## Motivation

Direct Statistical Simulation is a relatively new and very promising technique for understanding the long-term statistical properties of highly turbulent, anisotropic flow. Anisotropic flow occurs in astrophysical and geophysical contexts in a number of guises: the zonal jets found on Jupiter and Saturn, the mean dynamo-generated magnetic fields on solar-type and fully convective M-dwarfs, and the quasi-biennial oscillation on Earth. DSS has been extensively verified and tested against many problems in atmospheric science \citep{2008JAtS…65.1955M}, wall-bounded shear flows \citep{2017RSPTA.37560081F}, and the magnetorotational dynamo \citep{2015PhRvL.114h5002S}.

The basic mathematical idea behind DSS is simple: rather than evolve the fluid variables (velocities, magnetic fields, etc), instead one evolves their statistics. These statistics, represented in DSS by cumulants of the flow variables, are typically much smoother than the variables themselves. This means they can be represented with far fewer spatial grid points. In addition, by directly simulating the statistics, one can find variances without having to run a DNS long enough to build up robust correlations.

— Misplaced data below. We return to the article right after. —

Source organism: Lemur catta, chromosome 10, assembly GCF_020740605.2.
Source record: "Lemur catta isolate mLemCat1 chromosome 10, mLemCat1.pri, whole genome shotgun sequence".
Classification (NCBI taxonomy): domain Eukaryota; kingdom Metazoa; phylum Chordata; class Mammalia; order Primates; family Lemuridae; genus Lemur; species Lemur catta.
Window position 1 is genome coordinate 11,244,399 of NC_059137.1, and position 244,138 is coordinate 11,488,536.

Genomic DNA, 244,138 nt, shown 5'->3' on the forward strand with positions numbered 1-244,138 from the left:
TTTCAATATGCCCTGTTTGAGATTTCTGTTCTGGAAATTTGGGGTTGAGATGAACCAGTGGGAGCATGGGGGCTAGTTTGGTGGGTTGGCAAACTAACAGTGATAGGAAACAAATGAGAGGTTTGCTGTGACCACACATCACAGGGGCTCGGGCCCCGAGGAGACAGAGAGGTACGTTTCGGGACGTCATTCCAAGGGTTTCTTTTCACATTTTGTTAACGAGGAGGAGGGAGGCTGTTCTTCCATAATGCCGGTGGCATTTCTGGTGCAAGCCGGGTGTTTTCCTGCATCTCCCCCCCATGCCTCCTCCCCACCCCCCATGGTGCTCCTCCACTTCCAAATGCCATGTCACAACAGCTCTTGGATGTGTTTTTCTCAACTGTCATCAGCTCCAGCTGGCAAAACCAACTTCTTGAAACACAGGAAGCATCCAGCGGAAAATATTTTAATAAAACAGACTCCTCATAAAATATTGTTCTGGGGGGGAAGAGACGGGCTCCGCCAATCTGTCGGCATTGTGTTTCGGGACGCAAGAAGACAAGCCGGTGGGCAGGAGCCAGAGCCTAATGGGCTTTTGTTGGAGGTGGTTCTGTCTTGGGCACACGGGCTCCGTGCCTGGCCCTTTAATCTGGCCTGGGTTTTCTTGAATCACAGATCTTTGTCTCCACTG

We are interested in studying a series of instabilities that lead to anisotropic flows. Our prototype problem is the *Busse Annulus*, a simple model for convection in a rapidly rotating annulus. The annulus considers the duct on the right, a cross section cut from between the two concentric cylinders on the left,

In order to consier non-axisymmetric effects in the rapidly rotating domain (with rotation rate Ω about z), a small part of the azimuthal direction is retained, while we integrate down the z direction. This leaves us with a two dimensional, Cartesian domain in x and y, representing a small piece of the radial and azimuthal directions, respectively.

## Methods

We’ve developed a set of operators for Dedalus that implement the necessary projections and symmetrizations required for performing these calculations in an efficient manner. Because we are performing *zonal averages* in order to construct the cumulants, the dimension of each cumulant is different: the first cumulant for a 2D domain is 1D, but the second cumulant is 3D. However, in its current version, Dedalus must have all fields be the same dimension for a given problem. We’ve developed a set of operators to project a 1D field stored within a 3D data structure. These operators work for arbitrary bases, allowing us to use the parity (sin/cos) bases best suited to the boundary conditions of the Busse annulus.

## Project Repository

Follow along at at Github!

## External Collaborators

- Steve Tobias, Leeds
- Brad Marston, Brown
- Keaton Burns, Flatiron Institute